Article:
Windermere School is one of just fifteen clubs nationwide chosen to become a British Youth Sailing (BYS) Recognised Club, a new scheme which celebrates excellence in developing sailing stars of the future.
This new initiative will see the Royal Yachting Association (RYA) work alongside sailing clubs across the country, as it bids to promote grassroots sailing and support junior and youth sailors develop their racing skills.
In 2014, Windermere School became the first school in the UK to achieve RYA Champion Club status. RYA Champion Clubs are recognised as being ‘Centres of Excellence’ for junior race training and racing, many forming the very foundation of the British Sailing Teams. To gain this status, the school had to show that it not only introduces young people into racing, but also that it develops their enthusiasm and talent. A measure of this success is the number of young sailors who have gained places in the RYA Zone / Home Country Squads.
Four years on, the school has now met the exacting standard required to achieve BYS Recognised Club status. This status sets apart those sailing clubs, such as Windermere School, which demonstrate a commitment to the development of junior and youth racing and race training, delivered in a safe and fun environment.
Since achieving its Champion Club status, several Windermere School pupils have won major championships in various classes, the most recent being Felix Stewart and Jake Harris, who won the prestigious Eric Twiname Junior Championship Trophy at Rutland Water last month.
Graeme Rowe is the RYA Principal and Chief Sailing Instructor at Windermere School and has been race coaching for almost twenty years: “British Youth Sailing status demonstrates our continued commitment to bringing through talented race sailors. Several students have won national titles over the last few years and I have every confidence that more will follow.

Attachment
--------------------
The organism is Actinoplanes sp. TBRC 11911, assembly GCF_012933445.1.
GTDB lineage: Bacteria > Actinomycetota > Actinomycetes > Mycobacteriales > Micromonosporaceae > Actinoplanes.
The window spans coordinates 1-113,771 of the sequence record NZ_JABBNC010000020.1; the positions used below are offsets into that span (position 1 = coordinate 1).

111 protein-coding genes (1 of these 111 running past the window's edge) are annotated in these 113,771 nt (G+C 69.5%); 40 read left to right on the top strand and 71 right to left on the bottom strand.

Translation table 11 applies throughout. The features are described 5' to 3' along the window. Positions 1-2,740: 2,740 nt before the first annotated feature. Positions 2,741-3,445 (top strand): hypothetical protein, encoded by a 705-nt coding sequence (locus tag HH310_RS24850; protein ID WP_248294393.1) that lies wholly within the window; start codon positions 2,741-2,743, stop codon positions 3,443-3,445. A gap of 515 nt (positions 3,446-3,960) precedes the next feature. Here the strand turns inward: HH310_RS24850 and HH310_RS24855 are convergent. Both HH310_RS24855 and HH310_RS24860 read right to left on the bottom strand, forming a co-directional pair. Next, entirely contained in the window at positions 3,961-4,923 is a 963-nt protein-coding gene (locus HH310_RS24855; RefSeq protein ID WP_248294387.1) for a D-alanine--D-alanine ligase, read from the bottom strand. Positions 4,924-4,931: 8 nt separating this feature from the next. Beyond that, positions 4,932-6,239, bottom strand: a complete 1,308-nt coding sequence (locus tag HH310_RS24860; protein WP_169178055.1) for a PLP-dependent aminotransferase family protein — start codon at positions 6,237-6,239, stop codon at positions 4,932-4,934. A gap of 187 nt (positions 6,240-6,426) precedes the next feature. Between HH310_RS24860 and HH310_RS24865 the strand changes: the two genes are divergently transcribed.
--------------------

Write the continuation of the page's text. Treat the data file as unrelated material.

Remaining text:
This most recent achievement is all the more special because Felix and Jake are so young. At just ten and eleven years old (respectively), they were one of the youngest teams taking part – and the exciting thing is, we’ve got many more talented young sailors waiting in the wings.”
For the Headmaster of Windermere School, Ian Lavender, the sailing provision at the school offers so much more than just a chance to get out on the water. The attributes required to be successful in a boat also apply in the classroom.
“Sailing promotes confidence and teamwork. It puts our pupils in situations where they may have to cope with sudden change, where, to be successful, they may have to revise their strategy. The same is true in the classroom. Our recent increase in levels of academic attainment, not to mention being recognised as the IB School of the Year, should come as no surprise. Our best sailors, for example, manage their diets and fitness with real care and it is this increased focus which can help them in many other areas, including examination success.
I would like to thank all those who have worked so hard to achieve British Youth Sailing status, in particular Graeme Rowe, who continues to inspire the sailors at Windermere School. BYS status represents an amazing opportunity for so many of our pupils and I look forward to many more successes, both on the water and in the classroom.”
The first time my daughter and I visited the school she said to me “that is a happy school no question.” The scholastic achievements of the school are evident and an easy measure for a school to demonstrate. What is hard to quantify is the holistic development of a pupil at which, in my experience, Windermere School excels.
Windermere School is such a unique community to be a part of. Not only is it based in a truly beautiful and inspiring national park, but the environment created by staff and students alike makes for an incredibly supportive, proactive, exciting and international place of learning in which everyone can thrive and be the best they can be.